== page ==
Hi David, I understand your frustration regarding jewelry that may
have be designed on computer.. I happened to notice that two of the
featured designers on your employer's web site happen to be our
clients (M2-systems). However, we did not model the platinum necklace
that you referred to..perhaps they came to us after realizing they
did not have the technical expertise to model jewelry with proper
structural integrity, stone settablity, etc. The beauty of previewing
a design on the screen in 3D is that you can actually rotate a hinge
part around a pivot pin to ascertain whether it will interfere with
stones before it's ever made in metal. Wall thicknesses can be
developed to exact specifications and dimensions. Once a ring design
is created, it can be scaled to a range of sizes with a few clicks of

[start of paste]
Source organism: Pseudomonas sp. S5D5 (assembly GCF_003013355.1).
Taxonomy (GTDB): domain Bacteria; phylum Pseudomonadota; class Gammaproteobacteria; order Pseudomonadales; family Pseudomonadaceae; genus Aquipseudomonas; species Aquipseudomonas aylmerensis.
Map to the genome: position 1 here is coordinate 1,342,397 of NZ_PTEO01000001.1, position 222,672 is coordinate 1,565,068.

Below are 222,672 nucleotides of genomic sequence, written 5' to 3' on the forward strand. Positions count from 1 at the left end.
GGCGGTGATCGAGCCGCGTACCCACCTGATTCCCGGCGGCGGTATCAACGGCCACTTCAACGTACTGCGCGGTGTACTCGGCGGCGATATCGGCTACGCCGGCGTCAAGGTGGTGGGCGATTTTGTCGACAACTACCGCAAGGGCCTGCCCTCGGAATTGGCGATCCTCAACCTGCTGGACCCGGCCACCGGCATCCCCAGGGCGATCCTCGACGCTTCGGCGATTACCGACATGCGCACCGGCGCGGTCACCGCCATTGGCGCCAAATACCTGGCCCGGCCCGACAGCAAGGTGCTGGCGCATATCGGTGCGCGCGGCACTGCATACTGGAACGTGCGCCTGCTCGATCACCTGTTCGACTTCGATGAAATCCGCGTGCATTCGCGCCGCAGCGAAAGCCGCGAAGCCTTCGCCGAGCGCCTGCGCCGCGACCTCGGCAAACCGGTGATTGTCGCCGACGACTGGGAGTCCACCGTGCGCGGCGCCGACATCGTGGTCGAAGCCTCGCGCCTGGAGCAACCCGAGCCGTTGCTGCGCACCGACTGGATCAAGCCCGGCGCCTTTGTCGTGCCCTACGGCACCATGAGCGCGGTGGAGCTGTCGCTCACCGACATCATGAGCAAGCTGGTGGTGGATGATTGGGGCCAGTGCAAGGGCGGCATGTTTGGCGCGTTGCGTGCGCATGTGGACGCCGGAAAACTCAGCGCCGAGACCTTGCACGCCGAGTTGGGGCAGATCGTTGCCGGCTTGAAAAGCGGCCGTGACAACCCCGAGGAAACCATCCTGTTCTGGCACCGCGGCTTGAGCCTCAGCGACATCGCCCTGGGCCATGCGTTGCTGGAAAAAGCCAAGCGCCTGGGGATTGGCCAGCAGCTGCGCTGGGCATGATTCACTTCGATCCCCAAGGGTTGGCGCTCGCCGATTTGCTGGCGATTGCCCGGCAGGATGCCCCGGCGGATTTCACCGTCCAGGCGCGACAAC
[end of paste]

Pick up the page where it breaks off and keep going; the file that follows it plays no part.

In contrast, I've had to repair more than my share of those hand
modeled but shoddily made "home shopping network specials" that were
so flimsy that they were unrepairable by ordinary methods. It often
entailed making major sections of the piece over from scratch. So,
"handmade" isn't an assurance of quality, either.
I personally don't know if 3D designers are competing with
independent custom-design jewelers such as yourself.
From what I've seen, it is more often the larger manufacturers and
cutting edge designers that are embracing this technology... and they
soon learn what sells and what gets kicked back to them. So it is this
bottom line which will dictate technical and ascthetic design quality
and the evolution of 3D design work. If a design isn't profitable, it
won't be repeated.
It's true that 3D jewelry design is in it's formative stage (pardon
the pun), but it can only get better as more talented and creative
people avail themselves to it..
200 Myrtle St
New Britain CT 06053